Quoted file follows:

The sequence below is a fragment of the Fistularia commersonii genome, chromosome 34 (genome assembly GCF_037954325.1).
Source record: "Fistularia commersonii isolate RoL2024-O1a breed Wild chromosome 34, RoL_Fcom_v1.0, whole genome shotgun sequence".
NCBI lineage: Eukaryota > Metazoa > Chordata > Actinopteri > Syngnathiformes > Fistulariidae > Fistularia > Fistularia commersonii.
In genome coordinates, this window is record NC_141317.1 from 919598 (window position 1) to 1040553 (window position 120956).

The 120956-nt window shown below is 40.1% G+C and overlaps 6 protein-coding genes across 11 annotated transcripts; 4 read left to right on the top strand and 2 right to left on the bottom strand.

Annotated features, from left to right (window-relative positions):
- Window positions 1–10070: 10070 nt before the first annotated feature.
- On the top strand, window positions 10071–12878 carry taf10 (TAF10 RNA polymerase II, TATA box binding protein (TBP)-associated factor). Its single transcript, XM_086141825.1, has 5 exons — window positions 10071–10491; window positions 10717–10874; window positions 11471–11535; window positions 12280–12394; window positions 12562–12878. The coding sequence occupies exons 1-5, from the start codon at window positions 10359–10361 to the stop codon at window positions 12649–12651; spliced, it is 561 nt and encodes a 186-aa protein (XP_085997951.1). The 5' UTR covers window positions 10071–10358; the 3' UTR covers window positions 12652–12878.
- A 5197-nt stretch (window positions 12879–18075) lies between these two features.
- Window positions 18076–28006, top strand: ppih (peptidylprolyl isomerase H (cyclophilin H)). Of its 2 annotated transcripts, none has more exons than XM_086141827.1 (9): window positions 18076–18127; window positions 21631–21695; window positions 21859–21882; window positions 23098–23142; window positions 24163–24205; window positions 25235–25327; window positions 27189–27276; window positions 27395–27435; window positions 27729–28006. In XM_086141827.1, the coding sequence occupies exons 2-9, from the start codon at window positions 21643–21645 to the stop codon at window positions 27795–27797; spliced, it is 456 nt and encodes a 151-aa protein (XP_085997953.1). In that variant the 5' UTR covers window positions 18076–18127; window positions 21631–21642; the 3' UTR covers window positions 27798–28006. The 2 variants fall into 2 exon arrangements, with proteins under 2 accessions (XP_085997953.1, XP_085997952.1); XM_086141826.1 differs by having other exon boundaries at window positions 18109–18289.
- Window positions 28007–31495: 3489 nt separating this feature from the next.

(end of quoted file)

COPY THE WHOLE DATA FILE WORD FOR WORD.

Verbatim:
The sequence below is a fragment of the Fistularia commersonii genome, chromosome 34 (genome assembly GCF_037954325.1).
Source record: "Fistularia commersonii isolate RoL2024-O1a breed Wild chromosome 34, RoL_Fcom_v1.0, whole genome shotgun sequence".
NCBI lineage: Eukaryota > Metazoa > Chordata > Actinopteri > Syngnathiformes > Fistulariidae > Fistularia > Fistularia commersonii.
In genome coordinates, this window is record NC_141317.1 from 919598 (window position 1) to 1040553 (window position 120956).

The 120956-nt window shown below is 40.1% G+C and overlaps 6 protein-coding genes across 11 annotated transcripts; 4 read left to right on the top strand and 2 right to left on the bottom strand.

Annotated features, from left to right (window-relative positions):
- Window positions 1–10070: 10070 nt before the first annotated feature.
- On the top strand, window positions 10071–12878 carry taf10 (TAF10 RNA polymerase II, TATA box binding protein (TBP)-associated factor). Its single transcript, XM_086141825.1, has 5 exons — window positions 10071–10491; window positions 10717–10874; window positions 11471–11535; window positions 12280–12394; window positions 12562–12878. The coding sequence occupies exons 1-5, from the start codon at window positions 10359–10361 to the stop codon at window positions 12649–12651; spliced, it is 561 nt and encodes a 186-aa protein (XP_085997951.1). The 5' UTR covers window positions 10071–10358; the 3' UTR covers window positions 12652–12878.
- A 5197-nt stretch (window positions 12879–18075) lies between these two features.
- Window positions 18076–28006, top strand: ppih (peptidylprolyl isomerase H (cyclophilin H)). Of its 2 annotated transcripts, none has more exons than XM_086141827.1 (9): window positions 18076–18127; window positions 21631–21695; window positions 21859–21882; window positions 23098–23142; window positions 24163–24205; window positions 25235–25327; window positions 27189–27276; window positions 27395–27435; window positions 27729–28006. In XM_086141827.1, the coding sequence occupies exons 2-9, from the start codon at window positions 21643–21645 to the stop codon at window positions 27795–27797; spliced, it is 456 nt and encodes a 151-aa protein (XP_085997953.1). In that variant the 5' UTR covers window positions 18076–18127; window positions 21631–21642; the 3' UTR covers window positions 27798–28006. The 2 variants fall into 2 exon arrangements, with proteins under 2 accessions (XP_085997953.1, XP_085997952.1); XM_086141826.1 differs by having other exon boundaries at window positions 18109–18289.
- Window positions 28007–31495: 3489 nt separating this feature from the next.